In all human societies, the head conveys social and cultural information about age and gender. In many African societies, adornments to the head also signal wealth, ethnicity, spiritual status, and official position. Because of the expressive power of the head, complex messages can be delivered by means of images rather than words.
The role of the tale-telling head in sub-Saharan Africa is considered in this exhibit using sculptures, masks, artifacts, jewelry, and photographs. What do these objects convey about local beliefs and cultural practices? How do they delight or frighten onlookers? Trigger memory? Teach the young or guide the diviner?
Each section of this exhibit highlights the ways people from many different African countries and communities create heads that communicate without words. By means of hairstyle, disguise, or reshaping the head, significant information is imparted to the onlooker. Additions to the head—hats, hair ornaments, and headdresses —relay messages of personal identity and social status. The artifacts of initiation and divination ceremonies, including musical instruments, cups, and spoons, introduce substances and experiences that produce powerful changes inside the head. Necklaces and ear ornaments define and protect the boundaries of the head. Through-out this exhibit, sculptures—from official insignia to items of personal pride—dramatically illustrate the importance of the human head as a central motif in the carver’s repertoire.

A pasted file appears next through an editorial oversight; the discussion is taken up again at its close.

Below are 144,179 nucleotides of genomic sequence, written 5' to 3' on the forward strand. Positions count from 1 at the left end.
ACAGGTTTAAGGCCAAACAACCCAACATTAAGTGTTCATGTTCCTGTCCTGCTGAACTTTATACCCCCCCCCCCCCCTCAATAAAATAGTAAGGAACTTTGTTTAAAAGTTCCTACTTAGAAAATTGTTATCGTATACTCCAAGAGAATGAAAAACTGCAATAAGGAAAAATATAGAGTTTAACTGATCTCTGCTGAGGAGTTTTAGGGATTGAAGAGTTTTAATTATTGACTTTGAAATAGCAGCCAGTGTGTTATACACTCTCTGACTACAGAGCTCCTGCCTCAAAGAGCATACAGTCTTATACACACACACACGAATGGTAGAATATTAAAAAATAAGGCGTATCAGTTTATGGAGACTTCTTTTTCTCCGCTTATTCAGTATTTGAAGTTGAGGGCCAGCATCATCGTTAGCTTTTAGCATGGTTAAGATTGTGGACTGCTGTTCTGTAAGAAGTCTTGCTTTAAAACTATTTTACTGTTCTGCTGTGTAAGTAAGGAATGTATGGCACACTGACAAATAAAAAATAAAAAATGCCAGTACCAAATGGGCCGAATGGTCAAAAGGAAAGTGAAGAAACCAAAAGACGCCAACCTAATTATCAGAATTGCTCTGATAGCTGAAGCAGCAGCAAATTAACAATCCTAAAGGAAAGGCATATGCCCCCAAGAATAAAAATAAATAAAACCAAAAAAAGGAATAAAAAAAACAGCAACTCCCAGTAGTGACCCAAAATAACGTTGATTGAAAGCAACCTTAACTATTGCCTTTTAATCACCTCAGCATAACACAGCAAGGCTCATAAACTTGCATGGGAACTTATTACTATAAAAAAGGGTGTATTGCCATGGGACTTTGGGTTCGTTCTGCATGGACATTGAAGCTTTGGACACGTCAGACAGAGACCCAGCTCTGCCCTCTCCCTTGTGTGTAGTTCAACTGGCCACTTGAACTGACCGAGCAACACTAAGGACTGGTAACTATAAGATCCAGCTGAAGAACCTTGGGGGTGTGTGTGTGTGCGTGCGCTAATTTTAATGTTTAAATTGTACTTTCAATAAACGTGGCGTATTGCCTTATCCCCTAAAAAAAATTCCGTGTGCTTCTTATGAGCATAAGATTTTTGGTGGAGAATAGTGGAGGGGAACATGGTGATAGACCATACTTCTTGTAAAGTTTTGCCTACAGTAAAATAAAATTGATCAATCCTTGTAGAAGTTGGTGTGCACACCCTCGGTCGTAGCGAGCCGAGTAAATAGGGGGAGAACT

The objects on display are drawn from the collections of the Peabody Museum. From the late nineteenth to the mid-twentieth century, the Peabody Museum acquired these objects from sponsored expeditions and as gifts or purchases from missionaries, scholars, and collectors. For many objects, it is only through recent research that we are able to assign the names of the original owners, and only rarely do we find the names of the individual artists or artisans.
Many photographs accompany the exhibit and serve as “visual quotes” extending our under-standing of the objects by placing them in a social context.
The original exhibit was curated by Monni Adams and was made possible by the generous support of Genevieve McMillan and Daniel and Sarah Hardy.